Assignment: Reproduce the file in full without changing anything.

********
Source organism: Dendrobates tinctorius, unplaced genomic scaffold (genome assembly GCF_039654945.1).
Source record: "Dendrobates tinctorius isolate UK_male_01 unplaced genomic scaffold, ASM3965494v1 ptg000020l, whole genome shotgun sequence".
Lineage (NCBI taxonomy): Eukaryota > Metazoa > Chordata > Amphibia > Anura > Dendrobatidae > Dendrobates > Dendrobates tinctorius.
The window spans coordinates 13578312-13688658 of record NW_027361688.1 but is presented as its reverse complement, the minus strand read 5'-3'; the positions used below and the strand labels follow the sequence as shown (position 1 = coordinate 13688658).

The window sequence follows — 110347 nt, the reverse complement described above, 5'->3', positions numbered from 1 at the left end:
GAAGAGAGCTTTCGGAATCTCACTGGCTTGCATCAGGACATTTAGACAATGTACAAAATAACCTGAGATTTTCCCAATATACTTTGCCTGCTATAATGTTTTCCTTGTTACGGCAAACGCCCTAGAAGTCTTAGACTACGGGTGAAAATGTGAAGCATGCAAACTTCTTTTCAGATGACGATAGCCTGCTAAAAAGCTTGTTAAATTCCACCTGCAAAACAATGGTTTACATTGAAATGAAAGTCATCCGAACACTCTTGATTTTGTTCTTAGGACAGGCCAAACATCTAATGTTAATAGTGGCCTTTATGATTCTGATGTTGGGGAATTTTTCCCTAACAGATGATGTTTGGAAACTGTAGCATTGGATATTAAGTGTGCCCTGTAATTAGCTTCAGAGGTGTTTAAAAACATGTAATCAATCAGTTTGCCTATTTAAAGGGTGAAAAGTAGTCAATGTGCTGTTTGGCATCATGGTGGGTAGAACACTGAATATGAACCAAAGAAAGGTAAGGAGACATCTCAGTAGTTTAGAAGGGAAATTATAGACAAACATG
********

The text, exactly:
Source organism: Dendrobates tinctorius, unplaced genomic scaffold (genome assembly GCF_039654945.1).
Source record: "Dendrobates tinctorius isolate UK_male_01 unplaced genomic scaffold, ASM3965494v1 ptg000020l, whole genome shotgun sequence".
Lineage (NCBI taxonomy): Eukaryota > Metazoa > Chordata > Amphibia > Anura > Dendrobatidae > Dendrobates > Dendrobates tinctorius.
The window spans coordinates 13578312-13688658 of record NW_027361688.1 but is presented as its reverse complement, the minus strand read 5'-3'; the positions used below and the strand labels follow the sequence as shown (position 1 = coordinate 13688658).

The window sequence follows — 110347 nt, the reverse complement described above, 5'->3', positions numbered from 1 at the left end:
GAAGAGAGCTTTCGGAATCTCACTGGCTTGCATCAGGACATTTAGACAATGTACAAAATAACCTGAGATTTTCCCAATATACTTTGCCTGCTATAATGTTTTCCTTGTTACGGCAAACGCCCTAGAAGTCTTAGACTACGGGTGAAAATGTGAAGCATGCAAACTTCTTTTCAGATGACGATAGCCTGCTAAAAAGCTTGTTAAATTCCACCTGCAAAACAATGGTTTACATTGAAATGAAAGTCATCCGAACACTCTTGATTTTGTTCTTAGGACAGGCCAAACATCTAATGTTAATAGTGGCCTTTATGATTCTGATGTTGGGGAATTTTTCCCTAACAGATGATGTTTGGAAACTGTAGCATTGGATATTAAGTGTGCCCTGTAATTAGCTTCAGAGGTGTTTAAAAACATGTAATCAATCAGTTTGCCTATTTAAAGGGTGAAAAGTAGTCAATGTGCTGTTTGGCATCATGGTGGGTAGAACACTGAATATGAACCAAAGAAAGGTAAGGAGACATCTCAGTAGTTTAGAAGGGAAATTATAGACAAACATG